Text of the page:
OFFICE OF GOVERNOR MATT MEAD
CHEYENNE, Wyo. – Governor Matt Mead signed an Executive Order today directing the Wyoming Office of Homeland Security and Wyoming National Guard to deploy small teams to help counties prepare for possible flooding.
The order comes after careful analysis of snowpack levels, weather forecasts, moisture content in the ground, river levels and future runoff. “This is a continuation of our efforts this spring to be out in front of possible flooding,” Governor Mead said. “Unfortunately the mountains are still full of snow and if certain conditions come together some of our communities could be significantly impacted.”
Governor Mead also said, “The federal government generally requires an emergency and then provides an after-the-fact response; in this case Wyoming has the ability to be proactive and considering all the available information I believe the State should move ahead to do our best to protect property. It is what a rancher, small business owner or any homeowner would do.”
There will be five teams that will deploy early next week. The teams are made up of 23 National Guard troops and they will go to counties with the highest potential risk. The Adjutant General, Major General Luke Reiner, said the teams will assist local efforts in emergency preparation and sandbagging. "We look forward to assisting the residents of Wyoming and proactively working to minimize the effects of potential flooding by working side-by-side with our local emergency managers to lessen the impact flood waters could have on Wyoming," Maj. Gen. Luke Reiner said.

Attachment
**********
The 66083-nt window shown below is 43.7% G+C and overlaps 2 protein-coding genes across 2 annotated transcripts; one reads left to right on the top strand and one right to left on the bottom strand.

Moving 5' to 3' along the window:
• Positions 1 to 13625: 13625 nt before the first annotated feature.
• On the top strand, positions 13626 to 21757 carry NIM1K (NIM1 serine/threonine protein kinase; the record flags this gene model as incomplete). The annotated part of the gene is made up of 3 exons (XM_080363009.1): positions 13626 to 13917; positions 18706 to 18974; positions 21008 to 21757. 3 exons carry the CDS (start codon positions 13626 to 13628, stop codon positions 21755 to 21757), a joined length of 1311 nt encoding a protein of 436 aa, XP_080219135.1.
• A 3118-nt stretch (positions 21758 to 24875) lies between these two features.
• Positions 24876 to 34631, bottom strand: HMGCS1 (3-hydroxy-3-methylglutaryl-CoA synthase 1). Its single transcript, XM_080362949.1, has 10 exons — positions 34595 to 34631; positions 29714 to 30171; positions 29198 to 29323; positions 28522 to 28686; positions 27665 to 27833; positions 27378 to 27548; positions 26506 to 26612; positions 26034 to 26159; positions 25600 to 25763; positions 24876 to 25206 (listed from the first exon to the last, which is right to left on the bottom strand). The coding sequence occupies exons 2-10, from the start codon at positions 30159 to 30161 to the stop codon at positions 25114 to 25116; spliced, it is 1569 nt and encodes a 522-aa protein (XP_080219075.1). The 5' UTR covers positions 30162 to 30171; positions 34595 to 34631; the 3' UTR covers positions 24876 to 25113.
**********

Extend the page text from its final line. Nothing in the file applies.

“I deeply appreciate the contribution these Guard members are making,” Governor Mead said. “They will take time away from their families and jobs to protect our State. I thank them and their families for this commitment to Wyoming.”
The Director of the Department of Homeland Security, Guy Cameron, said, “We always prepare for the worst and hope for the best. Right now there could be some big increases in runoff, especially in the communities above Wyoming’s dams.”
The weather forecast calls for temperatures to rise midweek and that means the snowpack could start to melt. The snowpack is over 200% of the statewide average.
In addition to Homeland Security and the National Guard, several other agencies are preparing to lend assistance, including the Department of Health and WYDOT.